I was just going through mutable and immutable structures in python. It was written that "Strings are immutable" in Python i.e We cannot alter them Consider the code:


This gives the output:


Now, somebody said that it is the variable str1 which is pointing to the string 'Rohit' and after str1.replace() it points to 'Mohit' Consider this code:


This also gives me the output:


Then what is meant by 'Strings are immutable'?

  • 2
    "somebody said that it is the variable str1 which is pointing to the string 'Rohit' and after str1.replace() it points to 'Mohit'" You can tell that someone that he's wrong. str1 will not change unless you do str1 = str1.replace(...), in which case it is assigned a new string, and the old one is discarded, but not changed.
    – tobias_k
    Nov 14, 2017 at 14:03
  • If you wanted to do str[0]="M" you would not be able to. Nov 14, 2017 at 14:04

6 Answers 6


Strings don't have any methods on them that allow a change to the value of the string. In other words: strings are immutable.

When you call str.replace a new string is built and returned.

>>> s1 = 'Rohit'
>>> s2 = s1.replace('R', 'M')
>>> s1
>>> s2

As you can see s1 still has its original value.

  • 3
    >>>a='Rohit' >>> id(a) 52641584L >>> a=a.replace('R','M') >>> a 'Mohit' >>> id(a) 38710648L This cleared the confusion
    – user8914517
    Nov 14, 2017 at 17:15

Strings are known as Immutable in Python (and other languages) because once the initial string is created, none of the function/methods that act on it change it directly, they simply return new strings.

So, in your example


After the .replace call, you should try evaluating str1 in your REPL. It might surprise you to see that str1 still holds the value 'Rohit'. The .replace returns a new string in which all instances of the given character are replaced with the specified character. Your REPL will print that returned string, but after that it is lost since you didn't assign it to anything.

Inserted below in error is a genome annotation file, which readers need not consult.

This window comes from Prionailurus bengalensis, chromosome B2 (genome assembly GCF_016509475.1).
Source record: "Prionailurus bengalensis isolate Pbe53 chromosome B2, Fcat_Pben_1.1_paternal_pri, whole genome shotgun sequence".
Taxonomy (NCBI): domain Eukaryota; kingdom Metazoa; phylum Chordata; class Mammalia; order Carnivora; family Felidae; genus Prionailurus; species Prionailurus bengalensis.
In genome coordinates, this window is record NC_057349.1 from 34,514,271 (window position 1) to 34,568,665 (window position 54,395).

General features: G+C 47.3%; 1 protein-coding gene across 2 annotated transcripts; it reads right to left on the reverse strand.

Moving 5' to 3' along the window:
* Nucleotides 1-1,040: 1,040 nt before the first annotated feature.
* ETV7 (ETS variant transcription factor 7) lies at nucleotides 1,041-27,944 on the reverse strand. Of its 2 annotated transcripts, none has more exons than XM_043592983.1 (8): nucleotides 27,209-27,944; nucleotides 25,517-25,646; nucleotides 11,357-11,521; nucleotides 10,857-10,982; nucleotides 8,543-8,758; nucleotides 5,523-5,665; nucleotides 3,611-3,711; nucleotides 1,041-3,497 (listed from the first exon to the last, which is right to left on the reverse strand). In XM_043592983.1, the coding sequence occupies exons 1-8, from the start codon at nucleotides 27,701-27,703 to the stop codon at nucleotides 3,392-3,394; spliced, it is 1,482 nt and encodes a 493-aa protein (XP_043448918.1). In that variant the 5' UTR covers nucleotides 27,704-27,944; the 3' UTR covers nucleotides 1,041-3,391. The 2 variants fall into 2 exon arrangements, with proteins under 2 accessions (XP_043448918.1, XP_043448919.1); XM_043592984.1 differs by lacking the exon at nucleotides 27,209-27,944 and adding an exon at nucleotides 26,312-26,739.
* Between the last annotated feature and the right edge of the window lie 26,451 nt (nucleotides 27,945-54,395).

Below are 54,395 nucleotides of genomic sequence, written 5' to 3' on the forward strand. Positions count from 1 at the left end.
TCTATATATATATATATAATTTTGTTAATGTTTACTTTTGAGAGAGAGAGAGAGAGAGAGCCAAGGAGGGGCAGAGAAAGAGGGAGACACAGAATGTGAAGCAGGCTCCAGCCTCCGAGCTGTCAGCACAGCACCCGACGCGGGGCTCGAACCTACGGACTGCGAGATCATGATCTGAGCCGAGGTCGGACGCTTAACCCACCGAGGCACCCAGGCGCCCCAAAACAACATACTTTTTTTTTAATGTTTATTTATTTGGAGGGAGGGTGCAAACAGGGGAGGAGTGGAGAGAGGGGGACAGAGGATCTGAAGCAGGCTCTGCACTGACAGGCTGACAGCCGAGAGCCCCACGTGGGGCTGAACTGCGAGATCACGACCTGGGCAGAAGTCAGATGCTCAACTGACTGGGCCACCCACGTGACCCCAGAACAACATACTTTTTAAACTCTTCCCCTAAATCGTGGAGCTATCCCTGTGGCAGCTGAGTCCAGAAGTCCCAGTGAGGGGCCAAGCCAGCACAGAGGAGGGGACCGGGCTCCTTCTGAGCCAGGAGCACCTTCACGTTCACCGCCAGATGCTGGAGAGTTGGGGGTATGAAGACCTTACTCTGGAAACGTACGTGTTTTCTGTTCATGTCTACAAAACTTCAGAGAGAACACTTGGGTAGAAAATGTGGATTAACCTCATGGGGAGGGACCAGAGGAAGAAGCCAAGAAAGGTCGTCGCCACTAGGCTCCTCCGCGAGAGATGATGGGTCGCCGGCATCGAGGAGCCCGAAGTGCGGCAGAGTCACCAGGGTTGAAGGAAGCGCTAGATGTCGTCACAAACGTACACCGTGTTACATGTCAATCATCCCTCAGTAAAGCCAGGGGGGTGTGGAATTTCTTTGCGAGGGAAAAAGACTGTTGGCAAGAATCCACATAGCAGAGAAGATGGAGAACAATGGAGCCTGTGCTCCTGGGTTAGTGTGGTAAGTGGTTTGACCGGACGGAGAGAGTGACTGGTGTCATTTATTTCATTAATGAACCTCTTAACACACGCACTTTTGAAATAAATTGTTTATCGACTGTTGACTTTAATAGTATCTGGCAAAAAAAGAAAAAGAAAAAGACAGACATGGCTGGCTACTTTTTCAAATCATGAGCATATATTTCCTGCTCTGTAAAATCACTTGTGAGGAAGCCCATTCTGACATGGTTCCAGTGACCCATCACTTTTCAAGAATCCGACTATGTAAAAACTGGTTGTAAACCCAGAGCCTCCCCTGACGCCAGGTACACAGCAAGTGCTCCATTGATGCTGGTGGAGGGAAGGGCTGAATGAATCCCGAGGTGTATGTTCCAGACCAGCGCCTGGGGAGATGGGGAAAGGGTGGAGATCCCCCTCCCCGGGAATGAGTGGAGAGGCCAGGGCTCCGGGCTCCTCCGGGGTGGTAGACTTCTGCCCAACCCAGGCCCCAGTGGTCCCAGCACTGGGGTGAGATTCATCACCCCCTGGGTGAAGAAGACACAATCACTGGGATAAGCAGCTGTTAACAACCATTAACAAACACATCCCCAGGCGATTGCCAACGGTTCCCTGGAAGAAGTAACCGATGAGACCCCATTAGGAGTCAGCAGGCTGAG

Your second example is much the same, but with a string constant instead of a variable like str1.


you can check mutability by checking id of variable before and after the change

In [3]: s1 = 'Rohit'

In [4]: id(s1)
Out[4]: 140510191375440

In [5]: s1.replace('R', 'M')
Out[5]: 'Mohit'

In [6]: id(s1)
Out[6]: 140510191375440
  • 2
    That does not really check whether the string s1 is pointing to was changed, it merely checks whether it still points to the same instance.
    – tobias_k
    Nov 14, 2017 at 14:08

Yes Python strings are immutable for sure. Lets suppose you have

s = "Rohit"

now s correctly points to the string object "Rohit". When you do something like

s.replace("R", "M")

this will not change s in place. The .replace method will replace "R" with "M" and then return the newly created object. In your case, it will be Mohit. Thats the reason you are able to see "Mohit" as a return value but its not changing s. Its creating a new string and returning that.


You are getting such output because that line of code does nothing to the string but creates a new string with R replaced with M (you can think it returned a variable), and in python when you simply type the name of a variale it is printed on the console. That's what created the confusion, I think.


You can pass strings to functions which return a new string (as replace).

Strings don't have methods operating on themselves; we can try this, though:

>>> s1 = "abcd"
>>> s1[1:3]
>>> s1[2]
>>> s1[2] = 'a'
Traceback (most recent call last):
  File "<stdin>", line 1, in <module>
TypeError: 'str' object does not support item assignment

We can use subscripts on a string as if it were a list, but they are not writeable.

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